John Green
John Green

7 of the Best John Green-esque YA Novels

Can anything really compare to the heartbreaking masterpiece that is 'The Fault in Our Stars' though?
August 11, 2018
8 mins read

Between his role in the popular vlogbrothers YouTube channel and his various bestselling novels, such as “The Fault in Our Stars” and “Paper Towns,” both of which have been adapted into movies, John Green has become an iconic name in 21st-century pop culture. Green’s fiction can be best characterized by intelligent teens pondering mortality and the meaning of life. His work is painfully relatable and puts into words what others often struggle to explain.

Green’s most recent novel, “Turtles All the Way Down,” has been out since October 2017, and has been hailed as his “most astonishing” production yet. If you’re a fan of Green’s books and are seeking your next fix, fret not. These seven books will fill the hole in your heart while you desperately wait and see what else Green has to offer.

1. “Words in Deep Blue” by Cath Crowley

Much like Green’s work, Crowley’s most recent novel explores grief, loss and healing. In the book, Rachel, the protagonist, returns to her hometown after her brother dies in a heartbreaking ocean accident. Rachel is forced to make amends with the friends she left behind and the boy who didn’t even acknowledge when she poured her heart out to him.

John Green
Cath Crowley’s newest book, “Words in Deep Blue” usage of shared grief between characters is reminiscent of a John Green work. (Image via The Courier)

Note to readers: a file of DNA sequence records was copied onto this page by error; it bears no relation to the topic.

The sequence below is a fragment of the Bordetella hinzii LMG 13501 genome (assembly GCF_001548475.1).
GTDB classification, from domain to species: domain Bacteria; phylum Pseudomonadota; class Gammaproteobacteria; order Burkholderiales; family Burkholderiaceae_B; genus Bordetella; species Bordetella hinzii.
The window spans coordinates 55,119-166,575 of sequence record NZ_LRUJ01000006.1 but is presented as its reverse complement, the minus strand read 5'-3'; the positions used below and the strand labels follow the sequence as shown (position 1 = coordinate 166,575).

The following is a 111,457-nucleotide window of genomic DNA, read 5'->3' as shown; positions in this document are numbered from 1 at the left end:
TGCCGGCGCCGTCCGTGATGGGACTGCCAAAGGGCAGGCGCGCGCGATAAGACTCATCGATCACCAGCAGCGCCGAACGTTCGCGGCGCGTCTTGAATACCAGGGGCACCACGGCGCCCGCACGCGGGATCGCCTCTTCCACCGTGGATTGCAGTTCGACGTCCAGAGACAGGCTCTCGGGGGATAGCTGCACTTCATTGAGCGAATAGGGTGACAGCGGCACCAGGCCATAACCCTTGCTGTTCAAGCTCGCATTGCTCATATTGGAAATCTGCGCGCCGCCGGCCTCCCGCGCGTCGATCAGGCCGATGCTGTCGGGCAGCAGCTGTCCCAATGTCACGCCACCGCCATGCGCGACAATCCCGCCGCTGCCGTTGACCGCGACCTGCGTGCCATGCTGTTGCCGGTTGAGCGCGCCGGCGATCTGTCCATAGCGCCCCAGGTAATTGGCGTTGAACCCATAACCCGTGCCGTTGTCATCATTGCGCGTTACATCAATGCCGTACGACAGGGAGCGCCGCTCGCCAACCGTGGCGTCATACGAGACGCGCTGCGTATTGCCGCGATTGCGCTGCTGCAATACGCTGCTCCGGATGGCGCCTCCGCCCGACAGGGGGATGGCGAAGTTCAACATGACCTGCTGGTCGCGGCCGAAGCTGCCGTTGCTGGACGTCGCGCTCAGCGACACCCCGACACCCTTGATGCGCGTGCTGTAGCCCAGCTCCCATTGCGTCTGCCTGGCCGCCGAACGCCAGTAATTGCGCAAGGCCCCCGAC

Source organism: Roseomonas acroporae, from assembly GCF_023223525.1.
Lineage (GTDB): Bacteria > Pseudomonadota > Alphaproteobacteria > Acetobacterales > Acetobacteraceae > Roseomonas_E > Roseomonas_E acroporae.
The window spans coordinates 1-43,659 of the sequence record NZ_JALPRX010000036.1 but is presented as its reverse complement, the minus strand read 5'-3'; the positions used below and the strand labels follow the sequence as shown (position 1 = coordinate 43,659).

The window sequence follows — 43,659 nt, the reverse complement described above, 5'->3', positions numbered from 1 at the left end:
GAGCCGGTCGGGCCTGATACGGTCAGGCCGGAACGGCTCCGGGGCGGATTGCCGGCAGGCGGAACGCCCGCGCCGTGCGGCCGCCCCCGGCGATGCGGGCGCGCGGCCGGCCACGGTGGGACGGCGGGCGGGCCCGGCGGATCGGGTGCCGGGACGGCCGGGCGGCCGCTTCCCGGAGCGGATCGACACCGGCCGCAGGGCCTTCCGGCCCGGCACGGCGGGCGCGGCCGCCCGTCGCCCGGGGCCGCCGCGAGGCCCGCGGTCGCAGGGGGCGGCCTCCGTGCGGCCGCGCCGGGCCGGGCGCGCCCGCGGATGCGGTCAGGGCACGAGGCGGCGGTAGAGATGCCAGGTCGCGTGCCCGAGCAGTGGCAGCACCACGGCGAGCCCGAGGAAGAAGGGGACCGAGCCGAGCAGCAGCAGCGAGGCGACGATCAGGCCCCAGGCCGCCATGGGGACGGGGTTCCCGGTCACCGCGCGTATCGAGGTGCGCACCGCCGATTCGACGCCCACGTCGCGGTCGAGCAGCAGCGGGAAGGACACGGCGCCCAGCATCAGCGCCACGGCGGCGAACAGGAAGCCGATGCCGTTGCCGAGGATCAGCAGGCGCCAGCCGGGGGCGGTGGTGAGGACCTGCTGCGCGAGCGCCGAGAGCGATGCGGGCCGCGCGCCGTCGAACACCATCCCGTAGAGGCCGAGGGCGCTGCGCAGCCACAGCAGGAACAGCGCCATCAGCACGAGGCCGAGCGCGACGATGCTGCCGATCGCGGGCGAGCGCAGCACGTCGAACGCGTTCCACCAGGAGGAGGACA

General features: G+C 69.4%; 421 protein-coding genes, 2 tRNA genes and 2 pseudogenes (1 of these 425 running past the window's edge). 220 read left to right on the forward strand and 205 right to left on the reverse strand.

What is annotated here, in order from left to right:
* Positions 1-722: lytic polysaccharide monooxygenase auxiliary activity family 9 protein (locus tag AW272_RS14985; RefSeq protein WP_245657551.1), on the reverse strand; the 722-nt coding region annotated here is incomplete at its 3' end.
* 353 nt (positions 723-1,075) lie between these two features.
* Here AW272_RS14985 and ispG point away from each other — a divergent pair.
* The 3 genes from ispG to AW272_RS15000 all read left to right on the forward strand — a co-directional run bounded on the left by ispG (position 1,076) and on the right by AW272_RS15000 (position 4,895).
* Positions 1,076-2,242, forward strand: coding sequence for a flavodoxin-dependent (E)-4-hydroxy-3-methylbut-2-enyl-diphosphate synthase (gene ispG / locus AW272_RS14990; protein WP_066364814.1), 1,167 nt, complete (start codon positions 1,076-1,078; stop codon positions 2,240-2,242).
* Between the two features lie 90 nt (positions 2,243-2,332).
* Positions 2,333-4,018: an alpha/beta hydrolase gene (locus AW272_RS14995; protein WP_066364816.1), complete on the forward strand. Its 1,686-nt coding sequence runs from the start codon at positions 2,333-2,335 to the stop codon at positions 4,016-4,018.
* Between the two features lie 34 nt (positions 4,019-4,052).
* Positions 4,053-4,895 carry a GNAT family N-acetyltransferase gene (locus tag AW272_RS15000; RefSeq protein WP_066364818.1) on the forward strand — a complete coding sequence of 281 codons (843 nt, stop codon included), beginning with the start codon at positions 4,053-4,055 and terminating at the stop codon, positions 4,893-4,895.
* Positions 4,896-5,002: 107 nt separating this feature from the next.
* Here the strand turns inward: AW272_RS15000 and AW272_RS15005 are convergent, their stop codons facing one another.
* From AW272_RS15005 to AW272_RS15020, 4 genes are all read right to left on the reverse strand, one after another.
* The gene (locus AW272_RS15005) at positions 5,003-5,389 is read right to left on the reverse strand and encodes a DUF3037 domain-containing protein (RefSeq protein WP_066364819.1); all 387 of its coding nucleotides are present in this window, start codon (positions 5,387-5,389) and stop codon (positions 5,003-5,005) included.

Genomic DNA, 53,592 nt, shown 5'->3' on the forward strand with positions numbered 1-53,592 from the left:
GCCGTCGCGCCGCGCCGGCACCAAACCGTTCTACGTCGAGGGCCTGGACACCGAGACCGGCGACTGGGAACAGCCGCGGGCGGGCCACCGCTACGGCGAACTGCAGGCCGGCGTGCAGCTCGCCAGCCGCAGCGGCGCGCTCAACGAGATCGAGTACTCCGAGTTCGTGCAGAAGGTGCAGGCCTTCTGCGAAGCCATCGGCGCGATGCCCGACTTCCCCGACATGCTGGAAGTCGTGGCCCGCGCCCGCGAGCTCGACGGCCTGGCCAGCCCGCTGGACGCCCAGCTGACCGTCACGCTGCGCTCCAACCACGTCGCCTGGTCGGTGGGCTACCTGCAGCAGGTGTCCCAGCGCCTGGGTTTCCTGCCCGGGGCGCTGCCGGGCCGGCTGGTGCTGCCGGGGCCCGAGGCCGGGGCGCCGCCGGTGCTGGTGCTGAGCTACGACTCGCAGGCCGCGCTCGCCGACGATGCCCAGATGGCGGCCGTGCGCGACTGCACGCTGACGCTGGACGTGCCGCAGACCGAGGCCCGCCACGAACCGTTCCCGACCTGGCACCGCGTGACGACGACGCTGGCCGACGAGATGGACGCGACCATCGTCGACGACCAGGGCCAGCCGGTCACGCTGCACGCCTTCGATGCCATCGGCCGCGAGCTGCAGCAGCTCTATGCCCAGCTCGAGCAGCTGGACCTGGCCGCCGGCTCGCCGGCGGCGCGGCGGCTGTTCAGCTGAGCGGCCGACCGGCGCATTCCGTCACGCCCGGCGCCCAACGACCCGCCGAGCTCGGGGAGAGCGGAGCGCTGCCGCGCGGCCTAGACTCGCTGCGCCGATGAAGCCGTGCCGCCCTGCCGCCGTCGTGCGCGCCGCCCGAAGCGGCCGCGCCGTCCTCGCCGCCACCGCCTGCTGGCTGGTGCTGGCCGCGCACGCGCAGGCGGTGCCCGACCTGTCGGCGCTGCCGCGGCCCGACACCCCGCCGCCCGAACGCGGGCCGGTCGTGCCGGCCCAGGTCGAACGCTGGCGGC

“Words in Deep Blue” is an homage to the written word (a good portion of it takes place in a used bookstore) and follows a cast of complex characters on their road of growth.

2. “Letting Go of Gravity” by Meg Leder

Leder’s newest book, which was only released in July, introduces Parker, a Harvard-bound high school valedictorian and an intern for a prestigious medical program at her town’s hospital. She is not, however, sick like her twin brother Charlie, who has battled with leukemia since they were in middle school. Parker is determined to keep her brother safe, but she goes on her own path of self-discovery in the process.

Leder delivers well-developed characters and evolving familial relationships that will leave you hooked until the last page. Fans of Green will find comfort in the way the characters help each other grow and learn about themselves.

3. “Letters to the Lost” by Brigid Kemmerer

Told in alternating perspectives and handwritten notes, “Letters to the Lost” brings readers sharp observations about grief with thought-provoking discussions about life and death. The novel tells the story of Juliet and Declan, two teens who have experienced tremendous loss in their lives, and who blame themselves for the deaths of the people they loved most in the world.

If you love Green’s existential contemplations and poignant relationships, your heart will no doubt find familiarity in Kemmerer’s story.

4. “What to Say Next” by Julie Buxbaum

Buxbaum’s recent novel is grossly underrated. Similar to “Words in Deep Blue,” the narration switches between two perspectives: Kit, who is struggling to cope with her father’s recent death, and David, who is on the autism spectrum and struggles to make friends at his high school.